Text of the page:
Late in the first period last night, Brent Burns was in the defensive zone, draped all over Washington Capitals forward Lars Eller. There was no way Eller would get anywhere near the puck or the net. Burns effectively erased Eller from the play as the Capitals cycled the puck to the blueline atop their offensive zone. The giant Sharks’ defenseman’s defense was textbook but for one problem: Burns’ man was Jakub Vrana, and Vrana stood ten feet away to Martin Jones’ right, alone.
John Carlson’s pass found Vrana’s tape, and why wouldn’t it? The goal was probably the easiest Vrana’s scored since his youth hockey days. Burns acting uncouth in his own end is nothing new, but this season his behavior has been particularly damaging. Playing some of the worst defense of his career, Burns is a major reason the team’s team defense hasn’t been able to keep the puck out of their own net.
Burns isn’t the lone person at fault, though. The play preceding the goal was emblematic of how the team so often plays defense. They do a fine job of limiting shot volume, sure, but this team the last few seasons has not figured out away to keep up-close and dangerous shots at bay.
By the time the first period was done, the Sharks had allowed 20 unblocked shots that we would have expected to generate at least one goal. The evening didn’t get any prettier as San Jose allowed three goals in the period’s final seven minutes and then another just two-and-a-half minutes into the second period. Washington added one more tally for good measure as the middle twenty came to a close, ensuring the third would be a formality.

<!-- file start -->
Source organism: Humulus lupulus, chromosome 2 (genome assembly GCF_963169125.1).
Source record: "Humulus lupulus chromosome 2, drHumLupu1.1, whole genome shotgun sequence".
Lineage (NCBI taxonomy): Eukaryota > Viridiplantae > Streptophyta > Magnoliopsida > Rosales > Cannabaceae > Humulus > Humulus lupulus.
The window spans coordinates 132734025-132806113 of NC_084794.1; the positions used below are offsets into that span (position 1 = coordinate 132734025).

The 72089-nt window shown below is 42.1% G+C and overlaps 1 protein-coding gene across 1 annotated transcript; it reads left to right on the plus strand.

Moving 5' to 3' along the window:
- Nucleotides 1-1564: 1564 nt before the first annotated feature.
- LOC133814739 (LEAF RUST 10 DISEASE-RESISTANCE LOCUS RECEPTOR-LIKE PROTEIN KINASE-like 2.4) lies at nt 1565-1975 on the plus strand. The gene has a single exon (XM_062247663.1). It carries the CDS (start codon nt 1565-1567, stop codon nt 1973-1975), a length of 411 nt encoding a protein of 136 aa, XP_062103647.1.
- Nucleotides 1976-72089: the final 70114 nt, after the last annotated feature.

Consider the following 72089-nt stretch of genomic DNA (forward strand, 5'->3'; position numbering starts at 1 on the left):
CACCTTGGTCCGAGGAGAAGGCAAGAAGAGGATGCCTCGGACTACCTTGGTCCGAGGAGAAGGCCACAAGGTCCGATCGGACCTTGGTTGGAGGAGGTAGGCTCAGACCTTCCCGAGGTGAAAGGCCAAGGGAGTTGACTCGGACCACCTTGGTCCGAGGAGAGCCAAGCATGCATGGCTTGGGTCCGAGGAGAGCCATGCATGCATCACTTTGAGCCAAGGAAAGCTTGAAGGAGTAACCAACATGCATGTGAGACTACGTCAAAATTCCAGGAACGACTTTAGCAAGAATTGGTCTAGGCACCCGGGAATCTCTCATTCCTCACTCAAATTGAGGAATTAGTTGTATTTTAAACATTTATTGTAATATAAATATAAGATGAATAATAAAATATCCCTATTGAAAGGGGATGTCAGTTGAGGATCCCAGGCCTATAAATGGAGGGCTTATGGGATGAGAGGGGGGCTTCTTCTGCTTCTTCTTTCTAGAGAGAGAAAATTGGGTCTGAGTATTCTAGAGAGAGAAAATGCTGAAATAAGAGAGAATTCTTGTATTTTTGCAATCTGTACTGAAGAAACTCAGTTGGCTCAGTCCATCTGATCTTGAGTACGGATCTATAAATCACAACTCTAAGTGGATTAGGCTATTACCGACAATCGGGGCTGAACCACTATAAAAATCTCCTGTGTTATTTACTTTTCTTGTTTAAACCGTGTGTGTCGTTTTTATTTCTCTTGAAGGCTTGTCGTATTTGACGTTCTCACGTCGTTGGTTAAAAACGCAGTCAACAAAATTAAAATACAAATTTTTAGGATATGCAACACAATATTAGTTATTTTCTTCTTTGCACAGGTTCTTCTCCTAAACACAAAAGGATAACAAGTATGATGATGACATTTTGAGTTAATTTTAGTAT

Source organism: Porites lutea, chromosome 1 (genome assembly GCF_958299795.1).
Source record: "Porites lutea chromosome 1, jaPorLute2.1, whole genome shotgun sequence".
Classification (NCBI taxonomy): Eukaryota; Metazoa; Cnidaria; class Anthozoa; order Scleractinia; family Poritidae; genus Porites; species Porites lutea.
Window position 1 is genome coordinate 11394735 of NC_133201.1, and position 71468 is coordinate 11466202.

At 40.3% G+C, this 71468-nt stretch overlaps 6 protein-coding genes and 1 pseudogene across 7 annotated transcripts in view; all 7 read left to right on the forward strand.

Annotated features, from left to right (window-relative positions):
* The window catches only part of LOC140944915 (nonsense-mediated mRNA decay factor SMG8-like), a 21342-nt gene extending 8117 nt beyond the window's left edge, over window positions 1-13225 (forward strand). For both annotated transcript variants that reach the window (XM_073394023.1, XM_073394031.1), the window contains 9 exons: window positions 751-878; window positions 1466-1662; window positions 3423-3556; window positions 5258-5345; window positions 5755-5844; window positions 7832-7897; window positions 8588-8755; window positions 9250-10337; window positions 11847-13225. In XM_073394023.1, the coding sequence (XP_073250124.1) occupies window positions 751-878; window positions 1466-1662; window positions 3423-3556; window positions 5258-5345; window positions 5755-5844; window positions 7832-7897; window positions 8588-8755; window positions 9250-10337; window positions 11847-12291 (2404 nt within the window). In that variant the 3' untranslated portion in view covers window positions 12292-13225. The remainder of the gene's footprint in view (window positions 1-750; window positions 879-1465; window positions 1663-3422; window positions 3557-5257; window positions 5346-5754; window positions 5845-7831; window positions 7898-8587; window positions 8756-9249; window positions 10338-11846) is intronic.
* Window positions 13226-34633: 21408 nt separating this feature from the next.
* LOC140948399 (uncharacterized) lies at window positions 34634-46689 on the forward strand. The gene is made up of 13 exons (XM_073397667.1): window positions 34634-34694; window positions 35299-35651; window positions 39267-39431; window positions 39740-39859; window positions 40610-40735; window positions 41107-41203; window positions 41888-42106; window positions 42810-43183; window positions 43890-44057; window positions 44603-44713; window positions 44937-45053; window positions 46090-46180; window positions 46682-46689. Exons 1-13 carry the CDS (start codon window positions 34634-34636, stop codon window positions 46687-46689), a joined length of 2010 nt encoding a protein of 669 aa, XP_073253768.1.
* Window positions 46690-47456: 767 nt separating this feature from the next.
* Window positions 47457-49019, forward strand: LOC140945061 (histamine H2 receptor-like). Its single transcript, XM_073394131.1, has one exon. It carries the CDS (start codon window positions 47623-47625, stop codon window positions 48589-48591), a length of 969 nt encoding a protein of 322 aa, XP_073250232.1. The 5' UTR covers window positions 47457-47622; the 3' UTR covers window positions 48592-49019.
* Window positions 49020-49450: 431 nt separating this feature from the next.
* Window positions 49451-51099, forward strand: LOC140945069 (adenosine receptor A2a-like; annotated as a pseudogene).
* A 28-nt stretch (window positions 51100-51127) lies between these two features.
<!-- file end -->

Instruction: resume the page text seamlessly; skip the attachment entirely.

Because the third period was largely meaningless, we can focus instead on the two periods that mattered somewhat.
Through 40 minutes, the Capitals took 58 percent of the 5-on-5 score- and venue-adjusted shots. They generated nearly 70 percent of the expected goals and never let the Sharks mount a consistent attack despite playing with a large lead for the entire second period.
Somewhat surprisingly, all of the Sharks' forward lines but one helped the team outshoot their opponents. After adjusting for the out-of-orbit score deficit, those shot advantages shrink, of course. It’s easy to blame the fourth line of Dylan Gambrell, Noah Gregor and Melker Karlsson. After 40 minutes, that trio had been outshot by eight and had given up unblocked shots nearly three times as likely as their own to go in.
That group wasn’t the only forward line to allow a much higher percentage of dangerous shots, however. Not one of the Sharks’ four lines produced higher-probability shots at 5-on-5 than its Washington counterpart. No, the one bright spot for San Jose was on its blueline, where Erik Karlsson shined.
Together with partner Marc-Edouard Vlasic, Karlsson played nearly eight minutes against Alexander Ovechkin’s line during those first two periods. During that time, the Great Eight and Co. took just three shots on goal and didn’t manage many more dangerous shots than the Sharks did against them. As has been the case far too often this season, instead the rest of the team gave out on their stalwart first pair, rendering their services useless.
Those two were two of just five Sharks players who were not on the ice for a 5-on-5 goal against. They joined Logan Couture, Barclay Goodrow and Evander Kane in that feat. Small consolation in a forgettable game.
The drivel the Sharks put onto the ice reminded viewers of just how flawed this team currently is. It showed again that when San Jose’s poor offense cannot overcome volume with good shooting, the game can quickly go south. Without consistently tight defense or a goaltender to bail them out, the Sharks are going to struggle against any team with a reasonable 5-on-5 offense this season.
Up next is a road trip that starts in the American South, against two teams with top-10 offenses and a third that is at least average. Unless the Sharks manage a few small miracles, it’s easy to picture them going winless against Carolina, Tampa Bay, Florida and Nashville. A healthy Antti Suomela can help shore up the bottom of the forward group, but this team is still a long way away from finding any sort of sustained offense or goaltending. Without those components, golf is much more likely than spring hockey in 2020.